It’s a day Texans, and all Americans should note.  It’s an event we need to remember, because every point of the disaster is something we forget at our very great peril.  Thinking such a disaster could not happen again, and failing to train for these same conditions, contributed to the disaster last year in West, Texas.

67 years ago, in the harbor at Texas City, a large cargo ship being loaded with tons of ammonium nitrate caught fire and exploded, setting fire to other nearby ships, one of which exploded, devastating much of the town. In all, 576 people died in Texas City on April 16 and 17, 1947.

View of Texas City from across the bay, in Galveston, April 16, 1947

View of Texas City from Galveston, across the bay, after the explosion of the French ship SS Grandchamp, April 16, 1947. Photo from International Association of Fire Fighters Local 1259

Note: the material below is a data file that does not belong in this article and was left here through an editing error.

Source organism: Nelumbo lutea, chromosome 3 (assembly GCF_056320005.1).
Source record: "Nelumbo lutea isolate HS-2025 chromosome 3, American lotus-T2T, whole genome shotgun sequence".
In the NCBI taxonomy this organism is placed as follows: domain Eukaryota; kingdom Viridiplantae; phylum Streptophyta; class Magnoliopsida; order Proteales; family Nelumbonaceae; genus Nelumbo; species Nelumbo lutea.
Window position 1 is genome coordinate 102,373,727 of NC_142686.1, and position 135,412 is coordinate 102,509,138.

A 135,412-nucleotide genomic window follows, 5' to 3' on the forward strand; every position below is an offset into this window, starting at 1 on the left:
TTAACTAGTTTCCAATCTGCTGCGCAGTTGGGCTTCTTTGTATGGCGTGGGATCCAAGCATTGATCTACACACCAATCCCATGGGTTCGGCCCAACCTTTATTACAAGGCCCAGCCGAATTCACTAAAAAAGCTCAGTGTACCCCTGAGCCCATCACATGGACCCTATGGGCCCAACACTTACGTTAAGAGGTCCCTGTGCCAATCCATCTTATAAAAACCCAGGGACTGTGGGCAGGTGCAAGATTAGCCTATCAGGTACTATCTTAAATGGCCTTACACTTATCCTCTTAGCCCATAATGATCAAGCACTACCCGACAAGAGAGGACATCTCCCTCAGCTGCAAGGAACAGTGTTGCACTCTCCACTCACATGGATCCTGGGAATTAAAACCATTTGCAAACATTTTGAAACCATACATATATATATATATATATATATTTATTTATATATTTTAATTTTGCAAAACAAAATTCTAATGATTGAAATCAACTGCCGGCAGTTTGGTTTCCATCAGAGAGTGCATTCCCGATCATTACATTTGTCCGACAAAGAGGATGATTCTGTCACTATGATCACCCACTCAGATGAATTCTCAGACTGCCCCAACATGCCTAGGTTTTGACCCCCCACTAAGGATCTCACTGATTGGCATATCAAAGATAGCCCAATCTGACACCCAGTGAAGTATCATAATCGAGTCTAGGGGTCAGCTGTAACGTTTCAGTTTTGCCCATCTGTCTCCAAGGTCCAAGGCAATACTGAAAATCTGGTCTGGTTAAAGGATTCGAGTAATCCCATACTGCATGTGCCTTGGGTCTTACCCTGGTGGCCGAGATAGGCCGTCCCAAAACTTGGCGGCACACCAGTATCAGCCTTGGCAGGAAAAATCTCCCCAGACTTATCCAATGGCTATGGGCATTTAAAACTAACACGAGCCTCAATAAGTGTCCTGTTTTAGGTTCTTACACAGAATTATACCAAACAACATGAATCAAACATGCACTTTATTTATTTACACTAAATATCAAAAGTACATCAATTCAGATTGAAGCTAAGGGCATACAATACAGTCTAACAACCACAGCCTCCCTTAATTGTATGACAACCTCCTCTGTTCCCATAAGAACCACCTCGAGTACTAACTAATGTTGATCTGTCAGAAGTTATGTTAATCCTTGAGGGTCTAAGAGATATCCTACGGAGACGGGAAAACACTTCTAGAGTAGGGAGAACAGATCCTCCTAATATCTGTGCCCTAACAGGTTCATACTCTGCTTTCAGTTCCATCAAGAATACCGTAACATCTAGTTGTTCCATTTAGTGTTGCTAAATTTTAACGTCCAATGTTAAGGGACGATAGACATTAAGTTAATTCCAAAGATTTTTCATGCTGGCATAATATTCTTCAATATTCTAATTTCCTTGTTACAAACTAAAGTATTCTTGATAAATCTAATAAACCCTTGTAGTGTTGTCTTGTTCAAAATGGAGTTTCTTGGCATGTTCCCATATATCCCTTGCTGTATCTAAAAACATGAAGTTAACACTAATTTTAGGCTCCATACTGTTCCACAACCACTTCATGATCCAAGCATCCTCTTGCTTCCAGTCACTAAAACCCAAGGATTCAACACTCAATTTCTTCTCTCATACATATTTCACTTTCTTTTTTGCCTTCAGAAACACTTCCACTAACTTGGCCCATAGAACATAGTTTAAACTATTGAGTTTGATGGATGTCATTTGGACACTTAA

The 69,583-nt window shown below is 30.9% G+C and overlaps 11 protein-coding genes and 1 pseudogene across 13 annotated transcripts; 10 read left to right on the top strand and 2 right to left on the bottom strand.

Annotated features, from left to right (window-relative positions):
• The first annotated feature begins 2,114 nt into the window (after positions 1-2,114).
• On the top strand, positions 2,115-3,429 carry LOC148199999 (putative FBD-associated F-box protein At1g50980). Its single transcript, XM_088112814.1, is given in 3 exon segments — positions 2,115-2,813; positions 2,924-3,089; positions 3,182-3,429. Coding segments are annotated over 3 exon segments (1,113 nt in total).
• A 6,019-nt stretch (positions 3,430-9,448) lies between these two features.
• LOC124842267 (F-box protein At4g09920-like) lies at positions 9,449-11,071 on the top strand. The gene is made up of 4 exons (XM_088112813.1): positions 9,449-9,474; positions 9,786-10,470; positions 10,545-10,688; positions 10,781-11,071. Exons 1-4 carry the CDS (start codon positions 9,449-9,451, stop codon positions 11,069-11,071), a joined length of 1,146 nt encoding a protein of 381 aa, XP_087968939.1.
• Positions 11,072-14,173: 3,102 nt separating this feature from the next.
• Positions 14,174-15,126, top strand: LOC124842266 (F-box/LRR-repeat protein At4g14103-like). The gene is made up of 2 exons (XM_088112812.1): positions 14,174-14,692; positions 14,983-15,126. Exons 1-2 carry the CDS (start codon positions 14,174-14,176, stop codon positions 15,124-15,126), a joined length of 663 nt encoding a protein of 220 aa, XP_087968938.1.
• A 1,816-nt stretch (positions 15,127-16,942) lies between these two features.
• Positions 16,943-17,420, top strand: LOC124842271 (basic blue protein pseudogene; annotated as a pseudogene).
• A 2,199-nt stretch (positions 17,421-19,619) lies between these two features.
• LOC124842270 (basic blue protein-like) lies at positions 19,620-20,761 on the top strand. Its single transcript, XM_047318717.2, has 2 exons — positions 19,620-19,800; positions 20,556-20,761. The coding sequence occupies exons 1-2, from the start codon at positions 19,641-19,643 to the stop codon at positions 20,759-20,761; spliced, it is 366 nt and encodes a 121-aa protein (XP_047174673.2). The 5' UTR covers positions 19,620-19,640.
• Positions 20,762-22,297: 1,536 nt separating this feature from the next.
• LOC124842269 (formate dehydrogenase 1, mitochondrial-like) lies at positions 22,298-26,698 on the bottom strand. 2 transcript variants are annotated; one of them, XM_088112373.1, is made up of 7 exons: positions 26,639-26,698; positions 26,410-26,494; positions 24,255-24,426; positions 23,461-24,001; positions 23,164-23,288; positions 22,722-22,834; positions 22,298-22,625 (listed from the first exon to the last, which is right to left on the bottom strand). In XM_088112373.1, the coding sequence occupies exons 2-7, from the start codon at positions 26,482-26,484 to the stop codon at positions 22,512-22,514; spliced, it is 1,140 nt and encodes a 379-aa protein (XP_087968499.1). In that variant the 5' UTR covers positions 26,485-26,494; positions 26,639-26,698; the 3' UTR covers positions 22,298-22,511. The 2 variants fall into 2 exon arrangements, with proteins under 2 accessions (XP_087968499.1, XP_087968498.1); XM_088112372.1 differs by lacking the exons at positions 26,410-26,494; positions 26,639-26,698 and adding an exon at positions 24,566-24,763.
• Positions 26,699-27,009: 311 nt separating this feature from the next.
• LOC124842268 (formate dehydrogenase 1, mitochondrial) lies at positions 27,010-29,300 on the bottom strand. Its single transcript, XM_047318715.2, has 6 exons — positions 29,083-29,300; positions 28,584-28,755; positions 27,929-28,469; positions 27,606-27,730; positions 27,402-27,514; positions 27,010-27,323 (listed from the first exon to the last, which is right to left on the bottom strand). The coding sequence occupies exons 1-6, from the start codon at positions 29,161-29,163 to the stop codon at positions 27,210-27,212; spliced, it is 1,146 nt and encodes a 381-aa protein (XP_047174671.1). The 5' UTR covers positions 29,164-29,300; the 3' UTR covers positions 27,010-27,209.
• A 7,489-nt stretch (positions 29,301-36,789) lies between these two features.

The incident also produced one of the most famous tort cases in U.S. history, Dalehite vs. United States, 346 U.S. 15 (1953). (Here is the Findlaw version, subscription may be required.)

The entire Texas City fire department was wiped out, 28 firefighters in all. The International Association of Fire Fighters, Local 1259 has a website dedicated to the history of the disaster, with a collection of some powerful photographs.

More below the fold. Read the rest of this entry »


Just stay quiet: Poster hoax about the Pledge of Allegiance

September 15, 2013

Anybody send this to you on Facebook (100 times, maybe?)

Hoax claims about the Pledge of Allegiance, found on Facebook and innumerable e-mails

Hoax claims about the Pledge of Allegiance, found on Facebook and innumerable e-mails